From the Amazon rainforest to the boreal forests of the northern hemisphere, forests play a crucial role in absorbing planet-warming carbon dioxide (CO2) as the world faces a race against time to avert the worst impacts of climate change.
Forests are the largest carbon sinks on land, removing approximately 7.6 billion metric tonnes of CO2 each year from the atmosphere, which is around one-and-a-half times the average annual emissions of the United States.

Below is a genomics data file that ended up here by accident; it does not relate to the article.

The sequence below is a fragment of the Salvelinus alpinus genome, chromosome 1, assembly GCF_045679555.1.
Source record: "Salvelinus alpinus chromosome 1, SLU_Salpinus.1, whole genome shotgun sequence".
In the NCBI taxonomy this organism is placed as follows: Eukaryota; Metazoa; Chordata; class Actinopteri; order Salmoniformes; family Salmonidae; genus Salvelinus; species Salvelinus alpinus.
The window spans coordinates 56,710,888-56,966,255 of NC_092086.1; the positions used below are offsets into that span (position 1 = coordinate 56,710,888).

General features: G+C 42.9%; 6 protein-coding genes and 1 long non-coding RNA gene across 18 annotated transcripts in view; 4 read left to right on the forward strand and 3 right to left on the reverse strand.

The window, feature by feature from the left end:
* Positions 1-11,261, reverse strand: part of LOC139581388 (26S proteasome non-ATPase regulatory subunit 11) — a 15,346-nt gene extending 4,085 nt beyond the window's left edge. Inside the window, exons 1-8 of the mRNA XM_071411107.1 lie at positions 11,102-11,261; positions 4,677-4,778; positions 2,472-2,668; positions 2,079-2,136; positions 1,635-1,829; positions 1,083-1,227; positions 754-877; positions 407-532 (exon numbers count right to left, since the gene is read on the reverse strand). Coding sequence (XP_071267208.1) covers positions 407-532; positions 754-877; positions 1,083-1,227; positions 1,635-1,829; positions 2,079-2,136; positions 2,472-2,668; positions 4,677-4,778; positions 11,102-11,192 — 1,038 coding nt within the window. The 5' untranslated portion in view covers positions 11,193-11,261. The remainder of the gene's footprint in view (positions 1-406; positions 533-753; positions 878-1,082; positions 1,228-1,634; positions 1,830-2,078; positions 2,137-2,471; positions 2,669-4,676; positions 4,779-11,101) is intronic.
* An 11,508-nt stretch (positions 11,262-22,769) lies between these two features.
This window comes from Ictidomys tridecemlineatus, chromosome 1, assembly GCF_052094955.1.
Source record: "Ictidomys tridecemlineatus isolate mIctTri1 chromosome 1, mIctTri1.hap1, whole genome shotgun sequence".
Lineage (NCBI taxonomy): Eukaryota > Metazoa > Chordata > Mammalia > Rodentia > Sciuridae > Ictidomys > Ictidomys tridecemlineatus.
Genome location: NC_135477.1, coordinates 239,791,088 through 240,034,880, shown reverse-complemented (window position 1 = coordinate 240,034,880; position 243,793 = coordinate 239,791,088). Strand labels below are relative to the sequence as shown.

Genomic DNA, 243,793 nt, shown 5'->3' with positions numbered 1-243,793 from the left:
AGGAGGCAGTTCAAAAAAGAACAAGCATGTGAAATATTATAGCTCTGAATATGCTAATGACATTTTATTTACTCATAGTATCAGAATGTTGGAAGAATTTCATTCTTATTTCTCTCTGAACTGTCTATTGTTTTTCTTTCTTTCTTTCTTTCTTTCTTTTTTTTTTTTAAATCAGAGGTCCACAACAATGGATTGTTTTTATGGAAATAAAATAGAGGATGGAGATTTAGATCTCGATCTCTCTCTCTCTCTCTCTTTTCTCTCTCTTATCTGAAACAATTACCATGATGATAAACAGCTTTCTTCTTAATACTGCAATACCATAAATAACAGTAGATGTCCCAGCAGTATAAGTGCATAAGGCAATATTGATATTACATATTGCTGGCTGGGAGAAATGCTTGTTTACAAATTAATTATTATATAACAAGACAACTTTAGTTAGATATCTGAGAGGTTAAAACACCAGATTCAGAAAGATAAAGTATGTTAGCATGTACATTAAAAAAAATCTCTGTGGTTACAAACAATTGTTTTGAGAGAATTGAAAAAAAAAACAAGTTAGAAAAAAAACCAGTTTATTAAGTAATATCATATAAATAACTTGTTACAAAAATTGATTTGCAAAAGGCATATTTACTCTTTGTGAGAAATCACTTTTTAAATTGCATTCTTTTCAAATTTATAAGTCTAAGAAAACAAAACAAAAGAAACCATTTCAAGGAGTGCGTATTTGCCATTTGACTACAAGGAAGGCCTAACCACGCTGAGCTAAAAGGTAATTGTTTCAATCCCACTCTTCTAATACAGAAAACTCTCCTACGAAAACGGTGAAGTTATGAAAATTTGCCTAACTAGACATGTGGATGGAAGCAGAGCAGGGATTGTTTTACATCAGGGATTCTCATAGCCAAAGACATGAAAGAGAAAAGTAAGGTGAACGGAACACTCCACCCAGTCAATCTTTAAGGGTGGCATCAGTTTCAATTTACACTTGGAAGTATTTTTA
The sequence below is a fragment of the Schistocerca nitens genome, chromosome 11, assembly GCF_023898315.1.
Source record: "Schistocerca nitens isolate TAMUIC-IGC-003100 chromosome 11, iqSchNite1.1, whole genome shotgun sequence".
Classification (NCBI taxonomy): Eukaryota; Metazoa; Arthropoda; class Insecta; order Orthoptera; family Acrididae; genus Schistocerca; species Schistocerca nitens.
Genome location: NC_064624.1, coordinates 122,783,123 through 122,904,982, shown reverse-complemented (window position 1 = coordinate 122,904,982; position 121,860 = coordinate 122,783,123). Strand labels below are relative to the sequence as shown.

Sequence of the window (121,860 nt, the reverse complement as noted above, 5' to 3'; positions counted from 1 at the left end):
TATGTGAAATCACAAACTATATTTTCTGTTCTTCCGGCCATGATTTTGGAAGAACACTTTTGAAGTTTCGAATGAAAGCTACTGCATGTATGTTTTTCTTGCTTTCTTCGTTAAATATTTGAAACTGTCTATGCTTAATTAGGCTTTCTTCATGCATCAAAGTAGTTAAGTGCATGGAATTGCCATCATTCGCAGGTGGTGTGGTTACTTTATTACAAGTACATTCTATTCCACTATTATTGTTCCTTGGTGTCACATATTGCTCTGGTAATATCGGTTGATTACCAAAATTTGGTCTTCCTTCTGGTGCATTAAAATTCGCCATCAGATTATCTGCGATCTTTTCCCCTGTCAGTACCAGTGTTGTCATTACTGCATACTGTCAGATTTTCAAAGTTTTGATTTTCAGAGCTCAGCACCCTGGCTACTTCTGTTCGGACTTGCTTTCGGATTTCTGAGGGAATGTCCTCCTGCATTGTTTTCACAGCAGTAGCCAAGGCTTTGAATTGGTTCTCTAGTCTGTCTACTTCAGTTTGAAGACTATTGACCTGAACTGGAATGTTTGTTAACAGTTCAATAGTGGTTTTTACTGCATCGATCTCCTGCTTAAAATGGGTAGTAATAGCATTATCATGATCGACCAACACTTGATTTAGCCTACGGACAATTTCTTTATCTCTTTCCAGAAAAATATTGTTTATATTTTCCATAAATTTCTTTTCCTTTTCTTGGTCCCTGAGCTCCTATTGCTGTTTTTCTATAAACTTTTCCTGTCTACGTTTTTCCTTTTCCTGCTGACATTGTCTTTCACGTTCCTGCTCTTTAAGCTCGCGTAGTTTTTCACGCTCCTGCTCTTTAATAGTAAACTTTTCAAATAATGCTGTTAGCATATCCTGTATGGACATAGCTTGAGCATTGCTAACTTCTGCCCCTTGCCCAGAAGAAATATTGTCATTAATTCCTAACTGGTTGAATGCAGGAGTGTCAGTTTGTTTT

Governments are taking action to protect these natural stores of CO2, with more than 140 countries pledging at last year’s UN COP26 talks to halt and reverse forest loss by 2030, although a recent analysis found they are not on track.
The Forest Declaration Assessment found that deforestation worldwide slowed by 6.3 per cent in 2021 compared to the 10 per cent annual reduction needed.
But protecting forests doesn’t just protect their crucial carbon-absorbing abilities.
Forests also are vital for the climate and nature in myriad other ways, providing benefits that scientists are increasingly able to quantify.
So what else can forests do for the planet and its people?
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